He explained to me in detail how he’d kill my mother, my grandmother, my grandfather and all of my aunts. We sat on a city bus and he spoke plainly about using their greatest fears against them. He wouldn’t touch them, he’d scare them to death. My grandfather, who was burned back in ’85 would be locked in his room and while sleeping he’d set off smoke bombs and leave him in there scared to death. He’d leave him in there remembering what it was like to be in flames from the waist down and nearly lose his life from it. Wolf would chain my Aunty P in a dark room and have dogs bark and growl until she died of a heart attack. Aunty S would be raped to death by a stranger. He went on and on and on with detail only a sick mind could come up with.
Our relationship was black and white. It was either good. It was bad. He hurt me. He loved me. He scared me. He told me a story of how to survive in that family. And to this day I remember that conversation on my grandmother’s porch he told me how to survive him and our family. There’s a song called Never Surrender by Corey Hart. He introduced me to music, songs my mother would never allow me to hear. I hung onto those songs. I hung on so tightly they nearly killed me.
In high school when things got even worse with my mother, when she stepped up her sadism I listened to the song Never Surrender on the floor in my bedroom, tucked in a ball, lights out, rocking back and forth. In that dark room filled with mallard ducks and tree plants was a life size juke box which held only Corey Hart LP’s. I had everything he ever put out. I needed to secure this cache so I copied all of the LP’s onto cassette then make a backup copy of them so that if my mother took the juke box or ever found back up number one I still had back up number two in my locker at school. She took absolutely everything but she wasn’t getting the one thing given to me. She wasn’t getting Corey Hart.
I was so obsessed with him that I wore a blue jean jacket with his name on it and a sheriff’s badge like Corey Hart did. The kids at school called me “the sheriff.” I liked that. It was a tin badge I bought at the grocery store and stuck on my jacket and sported everywhere I went.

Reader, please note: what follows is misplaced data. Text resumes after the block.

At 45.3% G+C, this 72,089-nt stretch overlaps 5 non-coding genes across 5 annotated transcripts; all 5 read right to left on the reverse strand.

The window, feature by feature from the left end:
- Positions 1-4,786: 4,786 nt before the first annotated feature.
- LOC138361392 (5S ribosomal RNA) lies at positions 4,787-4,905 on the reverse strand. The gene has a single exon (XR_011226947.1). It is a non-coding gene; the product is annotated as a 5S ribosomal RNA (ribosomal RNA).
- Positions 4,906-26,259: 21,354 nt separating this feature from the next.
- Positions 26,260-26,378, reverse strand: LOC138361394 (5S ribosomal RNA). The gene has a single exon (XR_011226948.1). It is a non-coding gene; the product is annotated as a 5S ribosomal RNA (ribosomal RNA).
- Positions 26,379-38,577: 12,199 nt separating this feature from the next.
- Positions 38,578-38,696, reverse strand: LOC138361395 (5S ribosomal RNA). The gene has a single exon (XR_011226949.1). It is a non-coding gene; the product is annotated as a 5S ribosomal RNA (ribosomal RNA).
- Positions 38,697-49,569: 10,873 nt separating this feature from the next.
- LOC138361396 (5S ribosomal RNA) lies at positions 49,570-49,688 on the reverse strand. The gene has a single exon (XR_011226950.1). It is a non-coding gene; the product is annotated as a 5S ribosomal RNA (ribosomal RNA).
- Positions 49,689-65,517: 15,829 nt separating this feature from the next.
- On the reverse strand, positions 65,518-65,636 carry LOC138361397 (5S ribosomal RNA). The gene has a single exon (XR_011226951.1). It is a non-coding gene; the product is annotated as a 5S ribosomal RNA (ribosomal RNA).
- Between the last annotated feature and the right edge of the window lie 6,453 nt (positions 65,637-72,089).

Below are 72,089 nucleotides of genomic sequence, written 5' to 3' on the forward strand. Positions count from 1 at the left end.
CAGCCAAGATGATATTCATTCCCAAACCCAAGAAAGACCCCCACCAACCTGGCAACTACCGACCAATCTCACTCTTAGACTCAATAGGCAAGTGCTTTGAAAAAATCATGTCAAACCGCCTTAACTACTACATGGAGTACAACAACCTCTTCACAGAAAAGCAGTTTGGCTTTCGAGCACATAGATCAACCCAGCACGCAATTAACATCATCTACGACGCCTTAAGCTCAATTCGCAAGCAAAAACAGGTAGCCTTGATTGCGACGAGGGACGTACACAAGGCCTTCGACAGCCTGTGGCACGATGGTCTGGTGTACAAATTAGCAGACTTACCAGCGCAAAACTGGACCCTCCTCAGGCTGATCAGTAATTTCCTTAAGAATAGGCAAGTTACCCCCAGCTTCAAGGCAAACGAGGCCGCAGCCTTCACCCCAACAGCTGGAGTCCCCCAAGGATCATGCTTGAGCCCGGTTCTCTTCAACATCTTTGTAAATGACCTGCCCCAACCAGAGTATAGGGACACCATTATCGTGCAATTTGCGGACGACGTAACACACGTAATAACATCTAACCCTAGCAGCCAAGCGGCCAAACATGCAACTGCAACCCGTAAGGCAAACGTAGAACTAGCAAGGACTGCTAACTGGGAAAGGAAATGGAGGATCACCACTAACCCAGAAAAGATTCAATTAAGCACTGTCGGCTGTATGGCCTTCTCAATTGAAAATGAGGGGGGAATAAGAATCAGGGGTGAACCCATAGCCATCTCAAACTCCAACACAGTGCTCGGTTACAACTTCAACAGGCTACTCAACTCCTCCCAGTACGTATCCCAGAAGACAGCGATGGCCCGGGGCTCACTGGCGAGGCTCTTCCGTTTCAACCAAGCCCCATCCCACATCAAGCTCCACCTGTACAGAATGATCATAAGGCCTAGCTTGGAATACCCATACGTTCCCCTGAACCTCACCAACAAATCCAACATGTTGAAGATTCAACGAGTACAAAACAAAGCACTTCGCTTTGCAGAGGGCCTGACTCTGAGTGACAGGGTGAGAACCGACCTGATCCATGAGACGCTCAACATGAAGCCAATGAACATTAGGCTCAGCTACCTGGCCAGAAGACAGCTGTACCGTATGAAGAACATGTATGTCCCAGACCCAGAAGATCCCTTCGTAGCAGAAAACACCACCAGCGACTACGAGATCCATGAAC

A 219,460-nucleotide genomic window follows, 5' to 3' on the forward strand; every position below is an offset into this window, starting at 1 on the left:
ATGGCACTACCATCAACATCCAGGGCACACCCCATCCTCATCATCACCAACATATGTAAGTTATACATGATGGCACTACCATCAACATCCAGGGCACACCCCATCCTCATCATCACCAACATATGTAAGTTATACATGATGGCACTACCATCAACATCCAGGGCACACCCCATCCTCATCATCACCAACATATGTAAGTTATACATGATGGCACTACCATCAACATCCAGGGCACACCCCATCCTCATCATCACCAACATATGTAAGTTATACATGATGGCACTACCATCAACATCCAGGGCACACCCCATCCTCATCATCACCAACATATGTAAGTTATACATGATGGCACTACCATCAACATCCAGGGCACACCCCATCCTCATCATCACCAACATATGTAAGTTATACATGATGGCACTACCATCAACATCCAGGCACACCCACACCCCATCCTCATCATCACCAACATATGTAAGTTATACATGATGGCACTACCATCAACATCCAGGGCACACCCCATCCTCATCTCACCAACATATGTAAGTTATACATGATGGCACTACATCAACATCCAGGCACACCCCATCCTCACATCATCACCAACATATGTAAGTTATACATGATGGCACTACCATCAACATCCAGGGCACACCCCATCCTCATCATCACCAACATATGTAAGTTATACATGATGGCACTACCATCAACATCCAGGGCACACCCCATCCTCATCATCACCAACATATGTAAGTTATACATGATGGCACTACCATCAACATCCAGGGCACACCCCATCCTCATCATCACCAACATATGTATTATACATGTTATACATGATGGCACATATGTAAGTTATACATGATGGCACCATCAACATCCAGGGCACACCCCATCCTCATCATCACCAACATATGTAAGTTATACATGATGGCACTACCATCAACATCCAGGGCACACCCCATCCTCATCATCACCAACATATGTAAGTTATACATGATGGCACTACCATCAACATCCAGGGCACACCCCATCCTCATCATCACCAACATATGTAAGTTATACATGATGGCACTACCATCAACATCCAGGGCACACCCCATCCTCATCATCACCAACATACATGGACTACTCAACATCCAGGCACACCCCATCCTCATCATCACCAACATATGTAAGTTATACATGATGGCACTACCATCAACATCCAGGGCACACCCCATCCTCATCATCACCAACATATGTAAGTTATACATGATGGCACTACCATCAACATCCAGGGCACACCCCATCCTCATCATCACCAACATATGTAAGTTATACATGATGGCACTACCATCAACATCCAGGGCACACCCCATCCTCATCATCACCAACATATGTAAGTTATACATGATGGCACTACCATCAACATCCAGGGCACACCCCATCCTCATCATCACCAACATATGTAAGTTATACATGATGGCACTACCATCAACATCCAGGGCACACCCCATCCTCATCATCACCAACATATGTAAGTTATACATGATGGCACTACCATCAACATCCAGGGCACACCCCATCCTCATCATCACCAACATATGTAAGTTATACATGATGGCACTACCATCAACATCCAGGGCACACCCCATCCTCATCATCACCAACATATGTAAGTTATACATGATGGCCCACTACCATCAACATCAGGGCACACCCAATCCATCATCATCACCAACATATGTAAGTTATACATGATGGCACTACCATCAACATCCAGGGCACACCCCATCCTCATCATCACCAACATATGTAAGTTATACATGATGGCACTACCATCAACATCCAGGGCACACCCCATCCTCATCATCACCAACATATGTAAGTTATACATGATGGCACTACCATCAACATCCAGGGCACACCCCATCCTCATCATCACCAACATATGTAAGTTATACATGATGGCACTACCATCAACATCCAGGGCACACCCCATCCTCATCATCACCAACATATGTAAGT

Times when my mother was at her meanest I’d go in my head and listen to Corey Hart. In my room I’d listen to him on the floor thinking about how I wanted to kill myself. The same song I held onto would be the same song that came so close to being the last one I ever heard.
I find it strange that Wolf would tell me to survive him and my family through music. I have a strange relationship with music anyway. When my mother sang at night that’s when I knew I was safe. When she sang, and boy could she sing, it was a sign that everything was okay. I came to both love and loathe her voice. Music was a sign of safety for just a moment and I both loved it and resented it. So here he was telling me through one song I could survive him and my family. I hung onto that. The words seemed so powerful.
When I hear that song today I immediately turn the radio off. I know not to surrender. I also know as a child surrendering was my only option. It was that or death. I have options now and I don’t need a pop singer to tell me that.
Tell Me Again- Never Surrender- Therapy Assignment Part 2 of 2
Tell Me Again- Therapy Assignment Part 1 of 2
Lyrics to Never Surrender by Corey Hart
Thursday, August 30, 2007-2:38AM EST
***comments are off***